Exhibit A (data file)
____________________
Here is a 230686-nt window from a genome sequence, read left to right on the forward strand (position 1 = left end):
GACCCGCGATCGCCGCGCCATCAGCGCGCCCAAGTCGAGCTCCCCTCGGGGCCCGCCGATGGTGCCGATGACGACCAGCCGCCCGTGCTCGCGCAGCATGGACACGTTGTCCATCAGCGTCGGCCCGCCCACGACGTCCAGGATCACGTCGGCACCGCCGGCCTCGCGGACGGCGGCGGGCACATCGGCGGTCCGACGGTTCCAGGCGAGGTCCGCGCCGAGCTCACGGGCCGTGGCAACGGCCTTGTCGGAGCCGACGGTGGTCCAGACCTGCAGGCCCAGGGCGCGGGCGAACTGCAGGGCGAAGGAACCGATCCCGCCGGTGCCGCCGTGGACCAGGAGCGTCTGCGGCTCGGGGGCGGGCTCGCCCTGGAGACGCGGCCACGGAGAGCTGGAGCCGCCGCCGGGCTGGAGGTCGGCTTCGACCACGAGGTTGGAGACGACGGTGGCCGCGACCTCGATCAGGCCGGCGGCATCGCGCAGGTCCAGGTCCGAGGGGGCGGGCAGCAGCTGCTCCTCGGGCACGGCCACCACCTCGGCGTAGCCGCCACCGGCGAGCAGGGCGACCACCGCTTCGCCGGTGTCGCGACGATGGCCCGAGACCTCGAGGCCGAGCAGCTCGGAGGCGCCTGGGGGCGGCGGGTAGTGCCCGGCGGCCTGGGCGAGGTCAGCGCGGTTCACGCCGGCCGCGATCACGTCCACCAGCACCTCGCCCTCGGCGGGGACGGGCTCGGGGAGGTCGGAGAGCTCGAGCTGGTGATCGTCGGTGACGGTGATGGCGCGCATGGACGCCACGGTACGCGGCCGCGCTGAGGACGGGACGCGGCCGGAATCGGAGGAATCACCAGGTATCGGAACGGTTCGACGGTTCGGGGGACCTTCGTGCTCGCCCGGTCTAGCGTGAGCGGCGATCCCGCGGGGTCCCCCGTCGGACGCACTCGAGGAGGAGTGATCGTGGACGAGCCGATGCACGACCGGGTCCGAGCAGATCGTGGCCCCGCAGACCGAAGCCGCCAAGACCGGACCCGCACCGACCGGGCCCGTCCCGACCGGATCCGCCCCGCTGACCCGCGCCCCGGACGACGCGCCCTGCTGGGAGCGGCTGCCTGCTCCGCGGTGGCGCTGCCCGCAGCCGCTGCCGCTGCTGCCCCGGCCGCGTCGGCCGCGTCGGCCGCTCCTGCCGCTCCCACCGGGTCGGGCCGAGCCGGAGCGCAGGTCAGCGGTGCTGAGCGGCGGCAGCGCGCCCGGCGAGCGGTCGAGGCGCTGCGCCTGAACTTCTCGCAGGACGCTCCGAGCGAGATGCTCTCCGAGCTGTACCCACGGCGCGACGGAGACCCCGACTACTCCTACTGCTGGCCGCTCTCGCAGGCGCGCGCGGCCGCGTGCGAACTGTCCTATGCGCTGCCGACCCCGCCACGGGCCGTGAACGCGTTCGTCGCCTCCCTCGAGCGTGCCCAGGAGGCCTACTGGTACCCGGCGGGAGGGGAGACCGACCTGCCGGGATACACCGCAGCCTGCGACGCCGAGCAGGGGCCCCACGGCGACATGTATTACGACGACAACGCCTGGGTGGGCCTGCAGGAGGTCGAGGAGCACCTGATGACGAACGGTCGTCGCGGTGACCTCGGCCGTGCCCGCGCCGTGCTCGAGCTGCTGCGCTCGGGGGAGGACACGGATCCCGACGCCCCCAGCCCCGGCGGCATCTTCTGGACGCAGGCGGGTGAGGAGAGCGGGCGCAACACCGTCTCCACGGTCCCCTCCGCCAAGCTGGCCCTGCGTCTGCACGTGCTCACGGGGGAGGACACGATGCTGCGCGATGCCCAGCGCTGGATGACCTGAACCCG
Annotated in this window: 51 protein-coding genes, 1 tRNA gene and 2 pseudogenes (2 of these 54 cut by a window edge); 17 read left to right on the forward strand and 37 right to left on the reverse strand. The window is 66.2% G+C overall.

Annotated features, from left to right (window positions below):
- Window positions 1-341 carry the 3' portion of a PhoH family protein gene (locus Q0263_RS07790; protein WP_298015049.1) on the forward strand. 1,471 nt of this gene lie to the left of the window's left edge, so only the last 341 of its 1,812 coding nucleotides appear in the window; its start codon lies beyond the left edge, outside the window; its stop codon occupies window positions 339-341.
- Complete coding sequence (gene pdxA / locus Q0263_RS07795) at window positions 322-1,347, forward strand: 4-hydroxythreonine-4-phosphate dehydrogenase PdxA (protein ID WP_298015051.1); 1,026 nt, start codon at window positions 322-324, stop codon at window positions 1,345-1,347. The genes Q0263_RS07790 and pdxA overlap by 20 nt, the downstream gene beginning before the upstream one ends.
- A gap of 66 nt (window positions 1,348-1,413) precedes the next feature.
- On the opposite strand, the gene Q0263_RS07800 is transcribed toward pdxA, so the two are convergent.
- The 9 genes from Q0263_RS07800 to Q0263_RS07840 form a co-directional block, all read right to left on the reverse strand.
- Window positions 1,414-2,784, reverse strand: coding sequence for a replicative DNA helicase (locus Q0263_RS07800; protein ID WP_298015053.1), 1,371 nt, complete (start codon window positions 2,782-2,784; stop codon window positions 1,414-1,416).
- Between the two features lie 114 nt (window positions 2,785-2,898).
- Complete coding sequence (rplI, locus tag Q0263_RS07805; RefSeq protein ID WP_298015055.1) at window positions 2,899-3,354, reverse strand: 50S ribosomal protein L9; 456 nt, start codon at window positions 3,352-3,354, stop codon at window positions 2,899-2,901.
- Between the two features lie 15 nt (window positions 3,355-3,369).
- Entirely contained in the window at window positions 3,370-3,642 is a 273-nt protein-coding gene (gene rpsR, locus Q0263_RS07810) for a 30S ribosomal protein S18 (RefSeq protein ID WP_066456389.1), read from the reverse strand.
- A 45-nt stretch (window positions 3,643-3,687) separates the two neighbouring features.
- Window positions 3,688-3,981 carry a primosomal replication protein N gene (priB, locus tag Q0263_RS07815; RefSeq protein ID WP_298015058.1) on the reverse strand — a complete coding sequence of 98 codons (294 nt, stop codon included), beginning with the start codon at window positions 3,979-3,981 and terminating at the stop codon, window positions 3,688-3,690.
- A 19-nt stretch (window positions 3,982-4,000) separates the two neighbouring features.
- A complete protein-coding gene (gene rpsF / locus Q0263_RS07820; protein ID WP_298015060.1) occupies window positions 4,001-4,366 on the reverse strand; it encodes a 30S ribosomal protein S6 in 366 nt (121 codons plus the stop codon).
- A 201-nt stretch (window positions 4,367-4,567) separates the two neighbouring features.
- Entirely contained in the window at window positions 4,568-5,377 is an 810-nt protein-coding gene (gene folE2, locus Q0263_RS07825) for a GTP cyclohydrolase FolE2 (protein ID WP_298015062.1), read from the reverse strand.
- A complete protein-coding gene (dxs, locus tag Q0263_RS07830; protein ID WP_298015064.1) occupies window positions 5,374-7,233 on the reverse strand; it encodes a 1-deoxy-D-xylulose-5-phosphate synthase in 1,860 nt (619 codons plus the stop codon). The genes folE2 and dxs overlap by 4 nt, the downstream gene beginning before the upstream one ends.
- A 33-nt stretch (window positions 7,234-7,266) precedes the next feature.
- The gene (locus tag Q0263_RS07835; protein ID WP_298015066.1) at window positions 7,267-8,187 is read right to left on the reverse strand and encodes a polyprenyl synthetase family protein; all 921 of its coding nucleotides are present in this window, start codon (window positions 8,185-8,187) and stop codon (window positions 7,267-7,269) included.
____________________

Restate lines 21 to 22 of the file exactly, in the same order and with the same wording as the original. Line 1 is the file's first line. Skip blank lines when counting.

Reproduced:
- A complete protein-coding gene (dxs, locus tag Q0263_RS07830; protein ID WP_298015064.1) occupies window positions 5,374-7,233 on the reverse strand; it encodes a 1-deoxy-D-xylulose-5-phosphate synthase in 1,860 nt (619 codons plus the stop codon). The genes folE2 and dxs overlap by 4 nt, the downstream gene beginning before the upstream one ends.
- A 33-nt stretch (window positions 7,234-7,266) precedes the next feature.